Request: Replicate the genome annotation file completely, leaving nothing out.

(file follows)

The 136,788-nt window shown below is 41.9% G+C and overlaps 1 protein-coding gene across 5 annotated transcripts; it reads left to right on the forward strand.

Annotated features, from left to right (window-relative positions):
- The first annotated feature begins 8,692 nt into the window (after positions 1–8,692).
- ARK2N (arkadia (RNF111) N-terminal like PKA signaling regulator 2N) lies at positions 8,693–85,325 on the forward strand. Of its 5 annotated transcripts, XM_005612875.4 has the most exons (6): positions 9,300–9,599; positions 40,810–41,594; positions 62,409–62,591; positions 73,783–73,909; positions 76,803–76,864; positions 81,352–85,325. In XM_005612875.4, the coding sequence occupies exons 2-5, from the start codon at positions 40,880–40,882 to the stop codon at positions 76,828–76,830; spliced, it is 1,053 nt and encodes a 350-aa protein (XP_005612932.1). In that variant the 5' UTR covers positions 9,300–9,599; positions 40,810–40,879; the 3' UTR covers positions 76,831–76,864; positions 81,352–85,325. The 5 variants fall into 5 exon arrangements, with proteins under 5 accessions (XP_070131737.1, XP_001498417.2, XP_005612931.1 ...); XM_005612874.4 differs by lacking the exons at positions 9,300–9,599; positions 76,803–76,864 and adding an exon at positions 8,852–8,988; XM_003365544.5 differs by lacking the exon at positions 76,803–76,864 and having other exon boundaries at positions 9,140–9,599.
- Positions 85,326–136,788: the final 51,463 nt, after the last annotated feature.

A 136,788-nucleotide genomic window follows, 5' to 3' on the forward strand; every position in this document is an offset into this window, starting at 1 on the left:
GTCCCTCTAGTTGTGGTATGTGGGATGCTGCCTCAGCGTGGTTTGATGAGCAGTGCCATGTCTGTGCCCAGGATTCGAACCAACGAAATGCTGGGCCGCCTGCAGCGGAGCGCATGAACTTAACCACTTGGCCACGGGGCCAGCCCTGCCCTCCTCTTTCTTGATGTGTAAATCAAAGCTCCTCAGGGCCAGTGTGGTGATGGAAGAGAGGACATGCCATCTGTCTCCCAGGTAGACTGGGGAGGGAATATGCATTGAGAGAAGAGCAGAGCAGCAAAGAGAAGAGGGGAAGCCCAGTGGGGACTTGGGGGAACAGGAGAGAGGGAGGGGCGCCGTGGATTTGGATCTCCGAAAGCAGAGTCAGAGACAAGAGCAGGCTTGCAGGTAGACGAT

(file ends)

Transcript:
The 136,788-nt window shown below is 41.9% G+C and overlaps 1 protein-coding gene across 5 annotated transcripts; it reads left to right on the forward strand.

Annotated features, from left to right (window-relative positions):
- The first annotated feature begins 8,692 nt into the window (after positions 1–8,692).
- ARK2N (arkadia (RNF111) N-terminal like PKA signaling regulator 2N) lies at positions 8,693–85,325 on the forward strand. Of its 5 annotated transcripts, XM_005612875.4 has the most exons (6): positions 9,300–9,599; positions 40,810–41,594; positions 62,409–62,591; positions 73,783–73,909; positions 76,803–76,864; positions 81,352–85,325. In XM_005612875.4, the coding sequence occupies exons 2-5, from the start codon at positions 40,880–40,882 to the stop codon at positions 76,828–76,830; spliced, it is 1,053 nt and encodes a 350-aa protein (XP_005612932.1). In that variant the 5' UTR covers positions 9,300–9,599; positions 40,810–40,879; the 3' UTR covers positions 76,831–76,864; positions 81,352–85,325. The 5 variants fall into 5 exon arrangements, with proteins under 5 accessions (XP_070131737.1, XP_001498417.2, XP_005612931.1 ...); XM_005612874.4 differs by lacking the exons at positions 9,300–9,599; positions 76,803–76,864 and adding an exon at positions 8,852–8,988; XM_003365544.5 differs by lacking the exon at positions 76,803–76,864 and having other exon boundaries at positions 9,140–9,599.
- Positions 85,326–136,788: the final 51,463 nt, after the last annotated feature.

A 136,788-nucleotide genomic window follows, 5' to 3' on the forward strand; every position in this document is an offset into this window, starting at 1 on the left:
GTCCCTCTAGTTGTGGTATGTGGGATGCTGCCTCAGCGTGGTTTGATGAGCAGTGCCATGTCTGTGCCCAGGATTCGAACCAACGAAATGCTGGGCCGCCTGCAGCGGAGCGCATGAACTTAACCACTTGGCCACGGGGCCAGCCCTGCCCTCCTCTTTCTTGATGTGTAAATCAAAGCTCCTCAGGGCCAGTGTGGTGATGGAAGAGAGGACATGCCATCTGTCTCCCAGGTAGACTGGGGAGGGAATATGCATTGAGAGAAGAGCAGAGCAGCAAAGAGAAGAGGGGAAGCCCAGTGGGGACTTGGGGGAACAGGAGAGAGGGAGGGGCGCCGTGGATTTGGATCTCCGAAAGCAGAGTCAGAGACAAGAGCAGGCTTGCAGGTAGACGAT